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Tuesday, 25 November 1941

Mr MULCAHY (Lang) .- Like the right honorable member for North Sydney (Mr. Hughes), I am pleased that the South African veterans are to receive the benefits of the Australian Soldiers' Repatriation Act, but I hope that this bill is but a forerunner of a complete revision of the repatriation law. Those of us who have been dealing with repatriation matters generally for many years consider that an overhaul of the act is long overdue. During the last Parliament the service pension was granted to returned soldiers who were unemployable. Although the right honorable member was temporarily absent from the Ministry when that measure was introduced, I believe that he was responsible for it, and may be given credit for that valuable recognition of the claims of the soldiers who fought in the last war. I believe that if he had bis way the act would be a much better instrument than it is to-day. I am satisfied that the Repatriation Commission has done excellent work, but the scope of the act has probably not enabled it to do all that it would have liked to do in the interests of the returned men.

I could cite many individual cases to show the need for amendments of the act, but those matters can best be dealt with later when the Estimates are under consideration. I suggest to the Minister that before the present sittings are concluded a select committee should be appointed to investigate anomalies in connexion with repatriation. Many amendments might well be made to the existing law, in order to do justice to soldiers who have returned from the last war. I believe that, within a few weeks, a select committee could furnish ample proof of the need for amendments of the act, with a view to eliminating anomalies with regard to returned soldiers generally. Men who are now coming back from the war apparently suffer from the effects of their experiences, but they are not entitled to the benefits of the act. I hope that some steps will be taken to do justice to those who have made sacrifices on behalf of the Empire in both this and the last war. Full recognition of the services of the veterans of the South African War was long overdue. The honorable member for Brisbane (Mr. Lawson), other honorable members and I have frequently drawn attention to their claims, and I am glad that justice is now to be done to them.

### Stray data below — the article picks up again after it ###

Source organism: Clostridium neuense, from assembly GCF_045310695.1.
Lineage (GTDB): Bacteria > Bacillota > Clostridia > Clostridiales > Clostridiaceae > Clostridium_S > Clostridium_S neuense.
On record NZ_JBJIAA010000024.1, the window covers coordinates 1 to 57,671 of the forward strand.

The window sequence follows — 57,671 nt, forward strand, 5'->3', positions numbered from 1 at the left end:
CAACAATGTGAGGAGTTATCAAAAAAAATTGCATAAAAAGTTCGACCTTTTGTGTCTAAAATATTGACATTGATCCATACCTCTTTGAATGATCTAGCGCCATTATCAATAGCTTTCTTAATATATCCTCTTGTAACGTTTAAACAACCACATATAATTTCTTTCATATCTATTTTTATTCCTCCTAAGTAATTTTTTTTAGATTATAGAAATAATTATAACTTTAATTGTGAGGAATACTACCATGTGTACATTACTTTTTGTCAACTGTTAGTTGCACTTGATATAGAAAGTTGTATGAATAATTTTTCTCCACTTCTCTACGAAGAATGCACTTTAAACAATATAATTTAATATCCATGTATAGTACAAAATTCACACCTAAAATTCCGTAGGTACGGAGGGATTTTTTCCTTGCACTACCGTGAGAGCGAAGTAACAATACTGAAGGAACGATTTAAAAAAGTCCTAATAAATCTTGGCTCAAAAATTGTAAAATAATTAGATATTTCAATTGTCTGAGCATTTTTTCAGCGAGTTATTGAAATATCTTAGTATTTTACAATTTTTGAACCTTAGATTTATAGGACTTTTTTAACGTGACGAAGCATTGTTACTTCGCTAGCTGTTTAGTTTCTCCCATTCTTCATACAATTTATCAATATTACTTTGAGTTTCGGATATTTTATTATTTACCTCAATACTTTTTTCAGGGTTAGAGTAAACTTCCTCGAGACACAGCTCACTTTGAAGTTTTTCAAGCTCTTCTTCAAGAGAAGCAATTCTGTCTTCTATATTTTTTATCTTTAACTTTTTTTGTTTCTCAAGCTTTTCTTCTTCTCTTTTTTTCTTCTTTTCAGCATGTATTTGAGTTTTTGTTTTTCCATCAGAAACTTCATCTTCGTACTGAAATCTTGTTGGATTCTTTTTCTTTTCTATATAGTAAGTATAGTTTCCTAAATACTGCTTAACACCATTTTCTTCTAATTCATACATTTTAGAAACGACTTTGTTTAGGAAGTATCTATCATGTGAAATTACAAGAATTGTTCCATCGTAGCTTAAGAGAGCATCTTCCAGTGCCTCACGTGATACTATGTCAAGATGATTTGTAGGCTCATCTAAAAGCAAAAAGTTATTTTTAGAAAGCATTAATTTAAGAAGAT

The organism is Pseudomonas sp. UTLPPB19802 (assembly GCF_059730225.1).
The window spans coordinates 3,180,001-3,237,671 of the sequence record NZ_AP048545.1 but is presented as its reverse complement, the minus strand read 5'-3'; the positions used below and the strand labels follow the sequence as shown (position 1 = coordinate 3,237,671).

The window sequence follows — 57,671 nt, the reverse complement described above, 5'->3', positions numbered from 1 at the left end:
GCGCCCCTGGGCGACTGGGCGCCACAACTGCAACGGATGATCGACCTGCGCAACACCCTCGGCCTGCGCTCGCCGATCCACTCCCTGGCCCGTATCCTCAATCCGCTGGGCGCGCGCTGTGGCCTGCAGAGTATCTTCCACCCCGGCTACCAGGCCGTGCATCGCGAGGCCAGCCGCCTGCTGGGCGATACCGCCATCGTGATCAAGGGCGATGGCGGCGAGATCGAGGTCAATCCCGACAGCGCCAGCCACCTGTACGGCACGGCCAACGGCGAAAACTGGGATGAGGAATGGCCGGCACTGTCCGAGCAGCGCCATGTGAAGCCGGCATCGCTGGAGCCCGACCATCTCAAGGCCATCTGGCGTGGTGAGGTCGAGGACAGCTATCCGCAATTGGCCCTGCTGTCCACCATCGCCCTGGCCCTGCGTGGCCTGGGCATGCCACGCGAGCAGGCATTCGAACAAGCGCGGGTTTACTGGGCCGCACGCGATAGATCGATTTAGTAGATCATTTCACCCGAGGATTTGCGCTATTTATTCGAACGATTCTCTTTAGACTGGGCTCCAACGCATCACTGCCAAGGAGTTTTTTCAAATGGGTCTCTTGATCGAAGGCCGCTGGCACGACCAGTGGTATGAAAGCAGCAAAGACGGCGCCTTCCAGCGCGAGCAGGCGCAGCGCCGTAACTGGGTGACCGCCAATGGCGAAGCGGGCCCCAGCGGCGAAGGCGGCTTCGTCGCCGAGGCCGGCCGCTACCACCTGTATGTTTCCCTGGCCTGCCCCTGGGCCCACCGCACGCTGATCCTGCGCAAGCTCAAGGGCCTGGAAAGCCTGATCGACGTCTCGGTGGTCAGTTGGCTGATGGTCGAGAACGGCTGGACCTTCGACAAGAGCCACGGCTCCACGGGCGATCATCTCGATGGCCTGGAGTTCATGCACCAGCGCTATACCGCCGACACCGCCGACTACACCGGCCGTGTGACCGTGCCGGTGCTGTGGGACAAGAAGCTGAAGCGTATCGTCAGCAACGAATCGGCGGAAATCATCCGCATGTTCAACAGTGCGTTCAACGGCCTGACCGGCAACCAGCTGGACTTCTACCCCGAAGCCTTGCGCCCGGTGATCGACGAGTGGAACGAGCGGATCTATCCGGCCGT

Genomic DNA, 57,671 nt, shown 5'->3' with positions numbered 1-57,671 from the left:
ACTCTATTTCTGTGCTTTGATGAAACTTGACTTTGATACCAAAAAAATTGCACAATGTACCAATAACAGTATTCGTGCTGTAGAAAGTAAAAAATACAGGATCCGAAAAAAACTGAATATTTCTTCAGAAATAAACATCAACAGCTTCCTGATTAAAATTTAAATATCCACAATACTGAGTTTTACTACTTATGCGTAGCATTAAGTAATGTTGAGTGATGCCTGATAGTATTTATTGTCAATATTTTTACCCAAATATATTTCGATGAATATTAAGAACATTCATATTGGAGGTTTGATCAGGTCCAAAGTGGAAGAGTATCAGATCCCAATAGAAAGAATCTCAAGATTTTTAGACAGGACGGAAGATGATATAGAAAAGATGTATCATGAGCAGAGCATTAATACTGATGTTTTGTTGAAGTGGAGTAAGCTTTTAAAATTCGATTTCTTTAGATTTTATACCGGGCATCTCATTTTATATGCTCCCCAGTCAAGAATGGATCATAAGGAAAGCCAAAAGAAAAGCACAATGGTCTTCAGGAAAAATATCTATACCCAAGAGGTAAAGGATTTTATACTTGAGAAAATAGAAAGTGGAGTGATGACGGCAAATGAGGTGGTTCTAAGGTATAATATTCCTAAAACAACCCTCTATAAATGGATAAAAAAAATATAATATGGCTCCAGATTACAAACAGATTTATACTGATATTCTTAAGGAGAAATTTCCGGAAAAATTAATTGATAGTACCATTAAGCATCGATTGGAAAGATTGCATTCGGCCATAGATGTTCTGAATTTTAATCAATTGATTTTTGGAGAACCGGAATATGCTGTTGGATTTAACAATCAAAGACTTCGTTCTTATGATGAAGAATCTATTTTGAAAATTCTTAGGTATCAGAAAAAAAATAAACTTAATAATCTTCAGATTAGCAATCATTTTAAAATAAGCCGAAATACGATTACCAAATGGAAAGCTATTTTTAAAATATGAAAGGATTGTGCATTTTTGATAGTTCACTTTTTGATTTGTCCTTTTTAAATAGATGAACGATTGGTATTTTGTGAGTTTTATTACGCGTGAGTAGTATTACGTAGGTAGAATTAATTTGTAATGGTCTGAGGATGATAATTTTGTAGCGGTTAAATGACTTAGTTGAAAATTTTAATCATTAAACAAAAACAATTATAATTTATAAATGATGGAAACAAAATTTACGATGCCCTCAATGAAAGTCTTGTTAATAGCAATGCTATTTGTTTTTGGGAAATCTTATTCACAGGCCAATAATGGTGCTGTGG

When a soldier has applied for a pension, and his application has been refused, he may appeal against the decision ; but months may elapse before the appeal is heard. In the meantime he may be in need of medical attention, and I claim that he should immediately receive it, in order to prevent him from becoming permanently incapacitated. I have brought under notice of the Minister the case of a returned soldier who is suffering from spondylitis. If he is required to wait until his appeal is heard he may become a charge on the country for the rest of his life.

Mr Prowse - A stitch in time saves nine.

Mr MULCAHY - Yes. If he received medical attention immediately, quite probably he would be prevented from becoming a permanent charge on the community. When I brought a similar case to the notice of a previous Minister he ordered that the ex-soldier be given medical attention. His disability had not been proved to be due to his war service. I consider the present Minister should see that cases such as this receive medical attention.

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